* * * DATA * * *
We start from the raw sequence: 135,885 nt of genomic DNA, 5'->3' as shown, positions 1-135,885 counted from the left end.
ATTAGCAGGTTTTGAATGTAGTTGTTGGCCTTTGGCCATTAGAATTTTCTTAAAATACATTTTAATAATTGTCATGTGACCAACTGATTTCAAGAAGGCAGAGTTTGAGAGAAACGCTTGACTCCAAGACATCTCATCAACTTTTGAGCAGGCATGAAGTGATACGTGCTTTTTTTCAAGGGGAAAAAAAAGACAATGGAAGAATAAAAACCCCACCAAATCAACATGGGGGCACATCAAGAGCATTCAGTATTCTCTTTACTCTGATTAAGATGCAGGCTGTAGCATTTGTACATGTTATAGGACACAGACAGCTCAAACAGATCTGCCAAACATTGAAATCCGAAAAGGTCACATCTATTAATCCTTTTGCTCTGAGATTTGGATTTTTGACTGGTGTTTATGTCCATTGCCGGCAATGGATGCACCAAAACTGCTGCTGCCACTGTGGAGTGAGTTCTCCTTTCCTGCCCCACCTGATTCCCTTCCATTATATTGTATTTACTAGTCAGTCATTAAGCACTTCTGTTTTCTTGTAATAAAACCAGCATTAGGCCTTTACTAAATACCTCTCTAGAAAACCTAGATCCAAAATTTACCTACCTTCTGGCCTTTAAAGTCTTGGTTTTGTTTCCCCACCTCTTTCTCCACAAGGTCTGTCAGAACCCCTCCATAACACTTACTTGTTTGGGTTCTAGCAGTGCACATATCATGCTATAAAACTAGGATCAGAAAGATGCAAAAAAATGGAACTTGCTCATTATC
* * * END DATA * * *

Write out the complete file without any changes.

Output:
We start from the raw sequence: 135,885 nt of genomic DNA, 5'->3' as shown, positions 1-135,885 counted from the left end.
ATTAGCAGGTTTTGAATGTAGTTGTTGGCCTTTGGCCATTAGAATTTTCTTAAAATACATTTTAATAATTGTCATGTGACCAACTGATTTCAAGAAGGCAGAGTTTGAGAGAAACGCTTGACTCCAAGACATCTCATCAACTTTTGAGCAGGCATGAAGTGATACGTGCTTTTTTTCAAGGGGAAAAAAAAGACAATGGAAGAATAAAAACCCCACCAAATCAACATGGGGGCACATCAAGAGCATTCAGTATTCTCTTTACTCTGATTAAGATGCAGGCTGTAGCATTTGTACATGTTATAGGACACAGACAGCTCAAACAGATCTGCCAAACATTGAAATCCGAAAAGGTCACATCTATTAATCCTTTTGCTCTGAGATTTGGATTTTTGACTGGTGTTTATGTCCATTGCCGGCAATGGATGCACCAAAACTGCTGCTGCCACTGTGGAGTGAGTTCTCCTTTCCTGCCCCACCTGATTCCCTTCCATTATATTGTATTTACTAGTCAGTCATTAAGCACTTCTGTTTTCTTGTAATAAAACCAGCATTAGGCCTTTACTAAATACCTCTCTAGAAAACCTAGATCCAAAATTTACCTACCTTCTGGCCTTTAAAGTCTTGGTTTTGTTTCCCCACCTCTTTCTCCACAAGGTCTGTCAGAACCCCTCCATAACACTTACTTGTTTGGGTTCTAGCAGTGCACATATCATGCTATAAAACTAGGATCAGAAAGATGCAAAAAAATGGAACTTGCTCATTATC